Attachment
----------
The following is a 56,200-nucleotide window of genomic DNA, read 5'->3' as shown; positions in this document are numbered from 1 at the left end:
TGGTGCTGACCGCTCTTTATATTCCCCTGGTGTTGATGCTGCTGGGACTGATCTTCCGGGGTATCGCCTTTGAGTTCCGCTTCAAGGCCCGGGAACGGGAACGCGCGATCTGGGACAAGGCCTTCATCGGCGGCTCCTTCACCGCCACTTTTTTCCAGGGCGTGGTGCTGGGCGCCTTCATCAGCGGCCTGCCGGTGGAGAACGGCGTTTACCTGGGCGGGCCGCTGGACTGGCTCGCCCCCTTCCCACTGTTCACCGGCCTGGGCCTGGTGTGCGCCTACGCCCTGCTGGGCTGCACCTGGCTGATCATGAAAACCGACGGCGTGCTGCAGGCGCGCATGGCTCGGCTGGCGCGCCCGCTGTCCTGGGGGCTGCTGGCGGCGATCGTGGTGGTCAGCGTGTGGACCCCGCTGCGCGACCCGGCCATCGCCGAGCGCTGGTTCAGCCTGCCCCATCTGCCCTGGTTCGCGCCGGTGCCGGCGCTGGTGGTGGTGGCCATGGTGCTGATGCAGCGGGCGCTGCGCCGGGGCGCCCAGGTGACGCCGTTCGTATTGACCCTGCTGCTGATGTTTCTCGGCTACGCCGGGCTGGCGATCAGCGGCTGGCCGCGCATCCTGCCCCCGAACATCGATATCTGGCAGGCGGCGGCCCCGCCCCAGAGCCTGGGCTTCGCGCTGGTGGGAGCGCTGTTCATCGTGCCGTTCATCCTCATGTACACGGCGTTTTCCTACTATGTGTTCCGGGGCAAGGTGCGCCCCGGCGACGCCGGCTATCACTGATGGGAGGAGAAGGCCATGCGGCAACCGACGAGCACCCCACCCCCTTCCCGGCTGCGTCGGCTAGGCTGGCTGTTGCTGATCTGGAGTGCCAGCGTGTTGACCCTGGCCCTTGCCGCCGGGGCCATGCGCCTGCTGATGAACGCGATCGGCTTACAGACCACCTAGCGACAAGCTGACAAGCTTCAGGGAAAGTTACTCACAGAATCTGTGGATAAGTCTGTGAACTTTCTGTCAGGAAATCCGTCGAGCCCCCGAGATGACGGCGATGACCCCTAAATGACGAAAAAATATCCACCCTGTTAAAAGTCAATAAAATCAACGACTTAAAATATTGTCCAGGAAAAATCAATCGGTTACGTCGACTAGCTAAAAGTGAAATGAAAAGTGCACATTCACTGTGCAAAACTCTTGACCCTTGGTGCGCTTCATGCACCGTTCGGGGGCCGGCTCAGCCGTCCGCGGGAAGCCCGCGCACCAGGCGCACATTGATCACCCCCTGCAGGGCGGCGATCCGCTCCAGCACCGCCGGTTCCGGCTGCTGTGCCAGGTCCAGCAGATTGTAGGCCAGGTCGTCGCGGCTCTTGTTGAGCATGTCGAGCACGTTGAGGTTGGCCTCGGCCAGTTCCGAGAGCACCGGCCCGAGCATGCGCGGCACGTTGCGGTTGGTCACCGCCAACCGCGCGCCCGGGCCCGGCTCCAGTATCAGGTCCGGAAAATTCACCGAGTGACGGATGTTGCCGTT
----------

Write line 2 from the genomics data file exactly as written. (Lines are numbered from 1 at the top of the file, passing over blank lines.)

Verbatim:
TGGTGCTGACCGCTCTTTATATTCCCCTGGTGTTGATGCTGCTGGGACTGATCTTCCGGGGTATCGCCTTTGAGTTCCGCTTCAAGGCCCGGGAACGGGAACGCGCGATCTGGGACAAGGCCTTCATCGGCGGCTCCTTCACCGCCACTTTTTTCCAGGGCGTGGTGCTGGGCGCCTTCATCAGCGGCCTGCCGGTGGAGAACGGCGTTTACCTGGGCGGGCCGCTGGACTGGCTCGCCCCCTTCCCACTGTTCACCGGCCTGGGCCTGGTGTGCGCCTACGCCCTGCTGGGCTGCACCTGGCTGATCATGAAAACCGACGGCGTGCTGCAGGCGCGCATGGCTCGGCTGGCGCGCCCGCTGTCCTGGGGGCTGCTGGCGGCGATCGTGGTGGTCAGCGTGTGGACCCCGCTGCGCGACCCGGCCATCGCCGAGCGCTGGTTCAGCCTGCCCCATCTGCCCTGGTTCGCGCCGGTGCCGGCGCTGGTGGTGGTGGCCATGGTGCTGATGCAGCGGGCGCTGCGCCGGGGCGCCCAGGTGACGCCGTTCGTATTGACCCTGCTGCTGATGTTTCTCGGCTACGCCGGGCTGGCGATCAGCGGCTGGCCGCGCATCCTGCCCCCGAACATCGATATCTGGCAGGCGGCGGCCCCGCCCCAGAGCCTGGGCTTCGCGCTGGTGGGAGCGCTGTTCATCGTGCCGTTCATCCTCATGTACACGGCGTTTTCCTACTATGTGTTCCGGGGCAAGGTGCGCCCCGGCGACGCCGGCTATCACTGATGGGAGGAGAAGGCCATGCGGCAACCGACGAGCACCCCACCCCCTTCCCGGCTGCGTCGGCTAGGCTGGCTGTTGCTGATCTGGAGTGCCAGCGTGTTGACCCTGGCCCTTGCCGCCGGGGCCATGCGCCTGCTGATGAACGCGATCGGCTTACAGACCACCTAGCGACAAGCTGACAAGCTTCAGGGAAAGTTACTCACAGAATCTGTGGATAAGTCTGTGAACTTTCTGTCAGGAAATCCGTCGAGCCCCCGAGATGACGGCGATGACCCCTAAATGACGAAAAAATATCCACCCTGTTAAAAGTCAATAAAATCAACGACTTAAAATATTGTCCAGGAAAAATCAATCGGTTACGTCGACTAGCTAAAAGTGAAATGAAAAGTGCACATTCACTGTGCAAAACTCTTGACCCTTGGTGCGCTTCATGCACCGTTCGGGGGCCGGCTCAGCCGTCCGCGGGAAGCCCGCGCACCAGGCGCACATTGATCACCCCCTGCAGGGCGGCGATCCGCTCCAGCACCGCCGGTTCCGGCTGCTGTGCCAGGTCCAGCAGATTGTAGGCCAGGTCGTCGCGGCTCTTGTTGAGCATGTCGAGCACGTTGAGGTTGGCCTCGGCCAGTTCCGAGAGCACCGGCCCGAGCATGCGCGGCACGTTGCGGTTGGTCACCGCCAACCGCGCGCCCGGGCCCGGCTCCAGTATCAGGTCCGGAAAATTCACCGAGTGACGGATGTTGCCGTT